- Increase overall levels of physical activity and fitness, burn more calories and hence contribute to healthy weight management and reducing the risk of obesity.
- Increase healthy fruit and vegetable consumption. For adults that grow food, and among school children participating in food-growing activities at school. It also improves young people’s attitudes to healthy eating.
- Reduce physical pain, and help with rehabilitation or recovery from surgery or other medical interventions.
- Help people cope with physically challenging circumstances. Examples are intensive cancer treatment or learning how to live with chronic conditions such as asthma or severe allergies.
– See more at: The American Hrticulturalist Therapy Association
Choosing any one or all of the above garden types ensures you get needed sunshine to increase serotonin and melatonin levels in the brain. Serotonin is the “feel good” chemical and melatonin helps you get a good night’s sleep.
Among the many benefits of gardening, the boost in your ability to get a good night’s sleep is one of the best. Sleep has a paramount impact on your quality of life – if you don’t get enough sleep you may not be as alert and focused the next day.
Other perks of gardening include keeping your body flexible, the bounty you enjoy (whether flowers or food) and creating a beautiful spot to boost your sense of well-being.
There’s also something to be said for getting in touch with the earth. We generally live “dirt-free” lives – almost sterile in nature. But playing in the earth can be a good thing. It relaxes you and gets you ready for a restorative night’s sleep.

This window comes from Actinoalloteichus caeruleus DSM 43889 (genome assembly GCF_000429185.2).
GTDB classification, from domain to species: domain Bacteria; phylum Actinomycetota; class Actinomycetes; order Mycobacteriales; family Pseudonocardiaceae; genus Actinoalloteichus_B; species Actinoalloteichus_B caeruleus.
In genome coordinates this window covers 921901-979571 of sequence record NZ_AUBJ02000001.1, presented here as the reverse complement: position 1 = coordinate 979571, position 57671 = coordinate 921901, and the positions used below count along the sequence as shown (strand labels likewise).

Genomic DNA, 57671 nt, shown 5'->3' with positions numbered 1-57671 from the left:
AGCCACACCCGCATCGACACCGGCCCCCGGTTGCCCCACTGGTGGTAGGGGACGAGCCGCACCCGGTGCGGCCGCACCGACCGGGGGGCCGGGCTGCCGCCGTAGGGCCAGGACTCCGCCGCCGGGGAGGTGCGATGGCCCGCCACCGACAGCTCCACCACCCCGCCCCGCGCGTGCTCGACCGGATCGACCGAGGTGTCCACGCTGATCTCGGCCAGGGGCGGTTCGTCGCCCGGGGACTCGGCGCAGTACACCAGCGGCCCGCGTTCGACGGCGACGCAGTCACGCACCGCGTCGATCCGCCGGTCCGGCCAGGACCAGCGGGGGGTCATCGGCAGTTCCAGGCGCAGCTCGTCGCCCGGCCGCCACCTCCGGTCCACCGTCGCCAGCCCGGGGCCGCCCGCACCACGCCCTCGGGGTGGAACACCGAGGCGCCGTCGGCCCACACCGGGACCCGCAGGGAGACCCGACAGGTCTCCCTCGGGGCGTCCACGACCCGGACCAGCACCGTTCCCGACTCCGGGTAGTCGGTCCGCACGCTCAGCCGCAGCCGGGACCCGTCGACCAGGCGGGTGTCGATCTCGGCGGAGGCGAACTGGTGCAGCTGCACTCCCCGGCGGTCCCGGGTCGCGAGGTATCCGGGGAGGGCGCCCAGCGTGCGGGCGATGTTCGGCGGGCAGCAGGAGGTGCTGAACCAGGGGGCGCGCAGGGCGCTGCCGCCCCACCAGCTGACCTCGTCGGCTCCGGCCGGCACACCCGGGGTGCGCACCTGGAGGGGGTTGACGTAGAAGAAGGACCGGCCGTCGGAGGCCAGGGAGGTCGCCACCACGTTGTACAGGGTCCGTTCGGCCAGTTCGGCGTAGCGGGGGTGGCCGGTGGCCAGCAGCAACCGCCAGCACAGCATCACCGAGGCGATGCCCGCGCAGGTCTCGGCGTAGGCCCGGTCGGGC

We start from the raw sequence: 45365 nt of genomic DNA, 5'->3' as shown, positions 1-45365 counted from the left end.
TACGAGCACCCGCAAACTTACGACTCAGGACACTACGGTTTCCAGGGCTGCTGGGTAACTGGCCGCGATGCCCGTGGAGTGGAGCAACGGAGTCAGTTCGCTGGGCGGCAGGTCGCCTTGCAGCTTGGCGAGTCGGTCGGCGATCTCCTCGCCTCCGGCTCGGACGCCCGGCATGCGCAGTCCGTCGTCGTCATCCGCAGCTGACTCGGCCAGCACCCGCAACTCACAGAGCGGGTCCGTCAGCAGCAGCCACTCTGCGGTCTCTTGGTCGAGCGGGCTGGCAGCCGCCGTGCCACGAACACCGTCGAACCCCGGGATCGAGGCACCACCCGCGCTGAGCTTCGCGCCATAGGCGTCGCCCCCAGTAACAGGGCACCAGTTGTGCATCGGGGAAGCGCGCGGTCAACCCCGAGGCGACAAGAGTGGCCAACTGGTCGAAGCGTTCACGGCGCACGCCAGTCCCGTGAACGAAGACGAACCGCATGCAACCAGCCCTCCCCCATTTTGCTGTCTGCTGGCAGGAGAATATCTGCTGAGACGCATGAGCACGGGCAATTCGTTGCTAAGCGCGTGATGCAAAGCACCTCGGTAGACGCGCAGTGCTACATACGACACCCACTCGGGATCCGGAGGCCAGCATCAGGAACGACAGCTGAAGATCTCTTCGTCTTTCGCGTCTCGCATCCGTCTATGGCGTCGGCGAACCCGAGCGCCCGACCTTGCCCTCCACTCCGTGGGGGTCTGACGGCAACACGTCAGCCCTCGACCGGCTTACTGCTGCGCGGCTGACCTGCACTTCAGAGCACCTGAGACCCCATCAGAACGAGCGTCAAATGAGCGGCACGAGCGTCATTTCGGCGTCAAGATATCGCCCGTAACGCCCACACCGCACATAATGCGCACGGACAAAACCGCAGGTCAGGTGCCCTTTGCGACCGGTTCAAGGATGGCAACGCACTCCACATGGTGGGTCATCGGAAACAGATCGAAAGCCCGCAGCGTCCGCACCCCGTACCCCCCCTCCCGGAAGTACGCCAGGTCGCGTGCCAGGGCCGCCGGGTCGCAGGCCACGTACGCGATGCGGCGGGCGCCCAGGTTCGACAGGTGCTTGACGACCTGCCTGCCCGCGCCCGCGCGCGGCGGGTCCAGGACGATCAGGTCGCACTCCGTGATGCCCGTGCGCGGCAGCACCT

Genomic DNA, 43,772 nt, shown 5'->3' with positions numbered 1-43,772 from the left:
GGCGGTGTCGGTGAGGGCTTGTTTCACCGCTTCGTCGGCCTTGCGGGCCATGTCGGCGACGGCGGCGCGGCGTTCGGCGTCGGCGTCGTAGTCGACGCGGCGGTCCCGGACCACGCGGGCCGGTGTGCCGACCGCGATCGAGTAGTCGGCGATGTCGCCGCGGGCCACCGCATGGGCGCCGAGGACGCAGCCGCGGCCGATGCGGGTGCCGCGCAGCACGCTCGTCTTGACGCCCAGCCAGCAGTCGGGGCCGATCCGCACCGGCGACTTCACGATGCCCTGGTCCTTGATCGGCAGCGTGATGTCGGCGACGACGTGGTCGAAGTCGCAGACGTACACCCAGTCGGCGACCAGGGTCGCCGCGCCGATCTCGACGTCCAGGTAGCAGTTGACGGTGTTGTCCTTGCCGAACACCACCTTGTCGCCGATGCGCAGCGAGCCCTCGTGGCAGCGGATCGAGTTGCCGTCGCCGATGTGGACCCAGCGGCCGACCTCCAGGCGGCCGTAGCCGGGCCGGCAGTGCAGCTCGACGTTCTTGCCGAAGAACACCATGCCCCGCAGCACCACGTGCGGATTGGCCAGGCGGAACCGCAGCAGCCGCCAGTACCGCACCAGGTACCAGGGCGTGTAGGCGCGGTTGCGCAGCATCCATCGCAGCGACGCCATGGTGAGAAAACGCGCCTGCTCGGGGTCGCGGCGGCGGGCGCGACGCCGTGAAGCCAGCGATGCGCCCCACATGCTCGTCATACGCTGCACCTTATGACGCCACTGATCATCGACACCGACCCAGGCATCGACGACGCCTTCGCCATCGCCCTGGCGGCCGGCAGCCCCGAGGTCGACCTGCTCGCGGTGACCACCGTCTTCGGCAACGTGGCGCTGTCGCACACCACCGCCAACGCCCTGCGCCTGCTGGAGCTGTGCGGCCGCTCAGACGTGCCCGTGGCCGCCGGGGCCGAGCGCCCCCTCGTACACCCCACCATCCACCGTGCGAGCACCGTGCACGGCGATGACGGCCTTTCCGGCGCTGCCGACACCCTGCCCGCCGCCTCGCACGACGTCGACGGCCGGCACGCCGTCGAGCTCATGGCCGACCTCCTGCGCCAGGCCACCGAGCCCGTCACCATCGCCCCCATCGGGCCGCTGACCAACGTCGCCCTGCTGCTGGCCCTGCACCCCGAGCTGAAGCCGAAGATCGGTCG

While not as powerful as the medications sometimes prescribed for depression and insomnia, gardening does put back some help to your immune system that’s quite lacking in our environment of today.
The fresh air you enjoy with gardening keeps you healthy and promotes cell growth and renewal in your body. After gardening, you may also find that you can focus better and enjoy a sense of physical and mental well-being.
Carve out a space in your gardens for your relaxation by adding water features and other sounds of nature – plus and comfy spot to relax with a good book or maybe a glass of wine.
I frequently work from home and every couple of hours I get up stretch and walk around our gardens. It brings a sense of calm, not to mention pride that we created this beautiful space ourselves. We will always be able to enjoy it when we just need a bit of time out. Not only is gardening easy and low cost, but it can provide you with healthy foods, a healthier body and a mind that’s at peace more often than not.